Create a content page

A content page is a webpage that is rendered within the Teams client, which is a part of:

  • A personal-scoped custom tab: In this case, the content page is the first page the user encounters.
  • A channel or group custom tab: The content page is displayed after the user pins and configures the tab in the appropriate context.
  • A dialog: You can create a content page and embed it as a webview inside a dialog (referred as task module in TeamsJS v1.x). The page is rendered inside the modal pop-up.

This article is specific to using content pages as tabs; however, most of the guidance here applies regardless of how the content page is presented to the user.

Note

This topic reflects version 2.0.x of the Microsoft Teams JavaScript client library (TeamsJS). If you are using an earlier version, refer to the TeamsJS library overview for guidance on the differences between the latest TeamsJS and earlier versions.

Tab content and design guidelines

Your tab's overall objective is to provide access to the meaningful and engaging content that has a practical value and an evident purpose.

You need to focus on making your tab design clean, navigation intuitive, and content immersive.For more information, see tab design guidelines and Microsoft Teams Store validation guidelines.

Integrate your code with Teams

For your page to display in Teams, you must include the Microsoft Teams JavaScript client library and include a call to app.initialize() after your page loads.

Note

It takes close to 24-48 hours for any content or UI changes to reflect in the tab app due to cache.

The following code provides an example of how your page and the Teams client communicate:

<!DOCTYPE html>
<html>
<head>
...
    <script src="https://res.cdn.office.net/teams-js/2.2.0/js/MicrosoftTeams.min.js" 
      integrity="sha384yBjE++eHeBPzIg+IKl9OHFqMbSdrzY2S/LW3qeitc5vqXewEYRWegByWzBN/chRh" 
      crossorigin="anonymous" >
    </script>
...
</head>
<body>
...
    <script>
    await microsoftTeams.app.initialize();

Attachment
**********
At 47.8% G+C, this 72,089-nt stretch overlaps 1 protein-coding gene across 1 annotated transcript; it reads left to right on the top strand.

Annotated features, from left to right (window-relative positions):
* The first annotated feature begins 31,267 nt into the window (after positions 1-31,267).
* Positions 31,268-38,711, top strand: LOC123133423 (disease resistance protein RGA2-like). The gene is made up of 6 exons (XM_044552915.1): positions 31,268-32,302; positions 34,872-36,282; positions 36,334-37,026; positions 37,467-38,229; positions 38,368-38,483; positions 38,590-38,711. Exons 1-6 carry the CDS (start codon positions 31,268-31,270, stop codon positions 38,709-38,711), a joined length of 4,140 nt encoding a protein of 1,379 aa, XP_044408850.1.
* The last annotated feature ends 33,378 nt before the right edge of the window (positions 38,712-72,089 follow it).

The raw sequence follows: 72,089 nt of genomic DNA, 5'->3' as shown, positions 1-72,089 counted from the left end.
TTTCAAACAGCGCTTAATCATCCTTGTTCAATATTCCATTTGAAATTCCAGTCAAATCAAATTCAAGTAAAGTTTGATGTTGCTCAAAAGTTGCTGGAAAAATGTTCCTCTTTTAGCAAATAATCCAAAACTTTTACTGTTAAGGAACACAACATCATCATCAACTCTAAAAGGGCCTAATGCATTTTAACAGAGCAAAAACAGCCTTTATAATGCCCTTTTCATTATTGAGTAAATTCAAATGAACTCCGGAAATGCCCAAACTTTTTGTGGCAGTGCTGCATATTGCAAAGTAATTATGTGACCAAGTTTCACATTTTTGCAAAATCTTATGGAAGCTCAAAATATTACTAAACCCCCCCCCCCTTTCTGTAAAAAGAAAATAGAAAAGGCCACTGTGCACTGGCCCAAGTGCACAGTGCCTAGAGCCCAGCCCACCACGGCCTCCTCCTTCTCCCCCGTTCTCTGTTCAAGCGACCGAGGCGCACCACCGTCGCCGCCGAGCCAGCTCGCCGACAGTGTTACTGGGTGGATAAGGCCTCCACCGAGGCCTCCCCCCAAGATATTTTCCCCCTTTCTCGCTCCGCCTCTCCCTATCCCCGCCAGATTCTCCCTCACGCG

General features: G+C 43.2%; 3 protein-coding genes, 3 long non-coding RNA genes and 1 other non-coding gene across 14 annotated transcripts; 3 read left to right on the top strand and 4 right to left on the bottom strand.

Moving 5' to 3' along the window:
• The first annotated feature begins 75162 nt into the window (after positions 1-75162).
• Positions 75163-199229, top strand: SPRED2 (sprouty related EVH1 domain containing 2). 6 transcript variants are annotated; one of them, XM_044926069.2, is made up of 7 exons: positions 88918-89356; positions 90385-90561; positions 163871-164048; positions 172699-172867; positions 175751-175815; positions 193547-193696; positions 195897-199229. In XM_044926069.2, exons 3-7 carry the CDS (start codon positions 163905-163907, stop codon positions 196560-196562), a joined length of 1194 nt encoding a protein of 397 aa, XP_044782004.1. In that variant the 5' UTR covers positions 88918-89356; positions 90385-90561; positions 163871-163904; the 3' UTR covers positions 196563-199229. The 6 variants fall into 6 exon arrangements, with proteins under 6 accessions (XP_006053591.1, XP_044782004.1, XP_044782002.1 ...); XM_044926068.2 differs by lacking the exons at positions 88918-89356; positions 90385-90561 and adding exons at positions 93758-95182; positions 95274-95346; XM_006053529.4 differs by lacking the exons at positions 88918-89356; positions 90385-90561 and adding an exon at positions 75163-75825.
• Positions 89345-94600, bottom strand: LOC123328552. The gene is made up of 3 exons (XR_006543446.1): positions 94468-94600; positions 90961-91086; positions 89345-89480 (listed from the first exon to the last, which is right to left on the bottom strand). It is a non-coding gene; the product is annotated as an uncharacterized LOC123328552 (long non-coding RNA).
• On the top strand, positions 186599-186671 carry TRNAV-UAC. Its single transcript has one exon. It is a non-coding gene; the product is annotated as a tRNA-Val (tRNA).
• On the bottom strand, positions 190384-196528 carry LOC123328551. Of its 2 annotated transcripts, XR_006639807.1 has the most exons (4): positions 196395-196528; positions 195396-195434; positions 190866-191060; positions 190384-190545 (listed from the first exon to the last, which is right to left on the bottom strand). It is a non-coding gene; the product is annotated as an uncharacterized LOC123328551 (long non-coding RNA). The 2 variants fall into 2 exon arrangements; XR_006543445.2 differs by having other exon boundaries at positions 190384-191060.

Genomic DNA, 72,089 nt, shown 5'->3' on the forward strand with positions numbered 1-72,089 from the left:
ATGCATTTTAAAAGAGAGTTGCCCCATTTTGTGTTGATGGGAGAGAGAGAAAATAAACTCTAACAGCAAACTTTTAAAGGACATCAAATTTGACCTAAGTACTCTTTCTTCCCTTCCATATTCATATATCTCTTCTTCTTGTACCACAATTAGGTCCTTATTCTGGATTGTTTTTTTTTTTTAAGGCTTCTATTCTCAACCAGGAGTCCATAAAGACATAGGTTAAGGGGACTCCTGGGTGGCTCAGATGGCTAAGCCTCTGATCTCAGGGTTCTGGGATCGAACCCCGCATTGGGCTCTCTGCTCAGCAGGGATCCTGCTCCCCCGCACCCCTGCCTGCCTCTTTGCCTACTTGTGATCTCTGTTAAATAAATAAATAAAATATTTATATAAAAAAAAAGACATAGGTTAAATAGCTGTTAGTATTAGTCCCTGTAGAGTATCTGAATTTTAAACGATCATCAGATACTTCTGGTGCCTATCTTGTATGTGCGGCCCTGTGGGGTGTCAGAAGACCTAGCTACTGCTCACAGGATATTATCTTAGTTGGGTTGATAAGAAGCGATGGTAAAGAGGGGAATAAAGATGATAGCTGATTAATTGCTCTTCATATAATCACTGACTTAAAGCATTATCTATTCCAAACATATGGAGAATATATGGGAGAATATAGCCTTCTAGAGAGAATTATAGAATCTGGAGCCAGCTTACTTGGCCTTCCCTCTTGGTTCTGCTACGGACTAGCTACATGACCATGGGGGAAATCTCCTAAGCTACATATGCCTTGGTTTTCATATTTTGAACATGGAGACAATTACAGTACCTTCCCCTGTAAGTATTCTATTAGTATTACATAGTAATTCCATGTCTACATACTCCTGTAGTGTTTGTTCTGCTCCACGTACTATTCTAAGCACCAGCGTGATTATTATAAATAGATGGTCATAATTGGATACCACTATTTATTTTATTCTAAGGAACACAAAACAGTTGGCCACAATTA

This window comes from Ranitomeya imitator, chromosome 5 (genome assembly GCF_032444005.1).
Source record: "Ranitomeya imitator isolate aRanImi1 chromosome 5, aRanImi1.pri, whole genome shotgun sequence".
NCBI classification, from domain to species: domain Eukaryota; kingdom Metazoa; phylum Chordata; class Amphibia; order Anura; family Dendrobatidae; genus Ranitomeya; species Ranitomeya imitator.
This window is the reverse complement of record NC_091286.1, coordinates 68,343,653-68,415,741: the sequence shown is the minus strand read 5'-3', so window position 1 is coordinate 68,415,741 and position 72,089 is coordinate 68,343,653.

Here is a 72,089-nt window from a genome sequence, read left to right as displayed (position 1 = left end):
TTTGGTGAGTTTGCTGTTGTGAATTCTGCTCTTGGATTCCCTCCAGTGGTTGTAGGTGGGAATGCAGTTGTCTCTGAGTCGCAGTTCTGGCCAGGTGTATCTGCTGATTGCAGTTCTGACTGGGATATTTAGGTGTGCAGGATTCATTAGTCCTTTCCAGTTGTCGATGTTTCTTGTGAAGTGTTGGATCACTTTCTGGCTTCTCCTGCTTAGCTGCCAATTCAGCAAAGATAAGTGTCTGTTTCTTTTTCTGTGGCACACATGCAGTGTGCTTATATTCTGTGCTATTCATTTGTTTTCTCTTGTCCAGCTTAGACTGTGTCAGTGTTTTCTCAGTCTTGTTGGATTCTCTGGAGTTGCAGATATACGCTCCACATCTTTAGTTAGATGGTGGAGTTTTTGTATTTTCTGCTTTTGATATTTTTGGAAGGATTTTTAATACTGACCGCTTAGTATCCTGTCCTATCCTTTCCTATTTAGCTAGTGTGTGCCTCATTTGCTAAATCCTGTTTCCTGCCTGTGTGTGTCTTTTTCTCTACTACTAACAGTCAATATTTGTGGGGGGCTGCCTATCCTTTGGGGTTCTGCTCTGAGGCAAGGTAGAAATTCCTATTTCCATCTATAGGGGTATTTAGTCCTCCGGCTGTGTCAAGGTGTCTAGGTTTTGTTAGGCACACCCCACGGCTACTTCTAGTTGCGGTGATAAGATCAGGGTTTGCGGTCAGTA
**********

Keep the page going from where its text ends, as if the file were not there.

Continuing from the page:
</script>
...
</body>

Access additional content

You can access additional content by using TeamsJS to interact with Teams, creating deep links, using dialogs, and verifying if URL domains are included in the validDomains array.

Use TeamsJS to interact with Teams

The Teams client JavaScript library provides many more functions that you can find useful while developing your content page.

You can create deep links to entities in Teams. They're used to create links that navigate to content and information within your tab. For more information, see create deep links to content and features in Teams.

Dialogs

A dialog is a modal pop-up experience that you can trigger from your tab. In a content page, use dialogs to present forms for gathering additional information, displaying the details of an item in a list, or presenting the user with additional information. The dialogs themselves can be additional content pages or created completely using Adaptive Cards. For more information, see using dialogs in tabs.

Valid domains

Ensure that all URL domains used in your tabs are included in the validDomains array in your manifest. For more information, see validDomains in the manifest schema reference.

Note

The core functionality of your tab exists within Teams and not outside of Teams.

Show a native loading indicator

Starting with manifest schema v1.7, you can provide a native loading indicator. For example, tab content page, configuration page, removal page, and dialogs in tabs.

Note

The behavior on mobile clients isn't configurable through the native loading indicator property. Mobile clients show this indicator by default across content pages and iframe-based dialogs. This indicator on mobile is shown when a request is made to fetch content and gets dismissed as soon as the request gets completed.

If you indicate showLoadingIndicator : true in your app manifest, then all tab configuration, content, removal pages, and all iframe-based dialogs must follow these steps:

To show the loading indicator:

  1. Add "showLoadingIndicator": true to your manifest.

  2. Call app.initialize();.

  3. Call app.notifySuccess() in all iframe-based contents to notify Teams that your app has successfully loaded. If applicable, Teams hides the loading indicator. If notifySuccess isn't called within 30 seconds, Teams assumes that your app has timed out, and displays an error screen with a retry option. For app updates, this step is applicable for already configured tabs. If you don't perform this step, an error screen is displayed for the existing users. [Mandatory]

  4. If you're ready to print to the screen and wish to lazy load the rest of your application's content, you can hide the loading indicator manually by calling app.notifyAppLoaded();. [Optional]

  5. If your application doesn't load, you can call app.notifyFailure({reason: app.FailedReason.Timeout, message: "failure message"}); to let Teams know about the failure. The message property is currently not used, therefore the failure message doesn't appear in the UI, and a generic error screen appears to the user. The following code shows the enumeration that defines the possible reasons you can indicate for the application's failure to load:

    /* List of failure reasons */
    export const enum FailedReason {
        AuthFailed = "AuthFailed",
        Timeout = "Timeout",
        Other = "Other"
    }
    

Next step

See also